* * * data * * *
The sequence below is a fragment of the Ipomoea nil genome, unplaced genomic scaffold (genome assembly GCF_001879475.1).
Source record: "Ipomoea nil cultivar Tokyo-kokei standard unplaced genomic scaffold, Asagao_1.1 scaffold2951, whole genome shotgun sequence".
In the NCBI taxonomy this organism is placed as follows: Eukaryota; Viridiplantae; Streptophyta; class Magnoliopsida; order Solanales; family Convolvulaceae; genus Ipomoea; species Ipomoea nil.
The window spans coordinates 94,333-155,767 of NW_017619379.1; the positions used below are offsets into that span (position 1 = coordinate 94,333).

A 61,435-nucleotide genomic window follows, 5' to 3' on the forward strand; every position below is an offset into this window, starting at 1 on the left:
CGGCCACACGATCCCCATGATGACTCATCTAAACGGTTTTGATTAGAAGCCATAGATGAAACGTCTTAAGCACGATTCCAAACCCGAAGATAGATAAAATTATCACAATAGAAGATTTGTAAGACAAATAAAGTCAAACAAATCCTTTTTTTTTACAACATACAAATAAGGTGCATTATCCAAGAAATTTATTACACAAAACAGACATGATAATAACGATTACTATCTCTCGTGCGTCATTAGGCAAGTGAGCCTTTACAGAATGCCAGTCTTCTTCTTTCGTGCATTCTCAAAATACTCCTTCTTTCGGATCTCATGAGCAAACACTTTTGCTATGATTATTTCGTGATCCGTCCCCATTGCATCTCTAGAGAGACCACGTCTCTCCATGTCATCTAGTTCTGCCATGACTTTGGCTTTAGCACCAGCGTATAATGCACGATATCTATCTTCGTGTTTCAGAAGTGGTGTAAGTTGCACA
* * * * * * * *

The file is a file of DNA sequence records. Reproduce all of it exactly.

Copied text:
The sequence below is a fragment of the Ipomoea nil genome, unplaced genomic scaffold (genome assembly GCF_001879475.1).
Source record: "Ipomoea nil cultivar Tokyo-kokei standard unplaced genomic scaffold, Asagao_1.1 scaffold2951, whole genome shotgun sequence".
In the NCBI taxonomy this organism is placed as follows: Eukaryota; Viridiplantae; Streptophyta; class Magnoliopsida; order Solanales; family Convolvulaceae; genus Ipomoea; species Ipomoea nil.
The window spans coordinates 94,333-155,767 of NW_017619379.1; the positions used below are offsets into that span (position 1 = coordinate 94,333).

A 61,435-nucleotide genomic window follows, 5' to 3' on the forward strand; every position below is an offset into this window, starting at 1 on the left:
CGGCCACACGATCCCCATGATGACTCATCTAAACGGTTTTGATTAGAAGCCATAGATGAAACGTCTTAAGCACGATTCCAAACCCGAAGATAGATAAAATTATCACAATAGAAGATTTGTAAGACAAATAAAGTCAAACAAATCCTTTTTTTTTACAACATACAAATAAGGTGCATTATCCAAGAAATTTATTACACAAAACAGACATGATAATAACGATTACTATCTCTCGTGCGTCATTAGGCAAGTGAGCCTTTACAGAATGCCAGTCTTCTTCTTTCGTGCATTCTCAAAATACTCCTTCTTTCGGATCTCATGAGCAAACACTTTTGCTATGATTATTTCGTGATCCGTCCCCATTGCATCTCTAGAGAGACCACGTCTCTCCATGTCATCTAGTTCTGCCATGACTTTGGCTTTAGCACCAGCGTATAATGCACGATATCTATCTTCGTGTTTCAGAAGTGGTGTAAGTTGCACA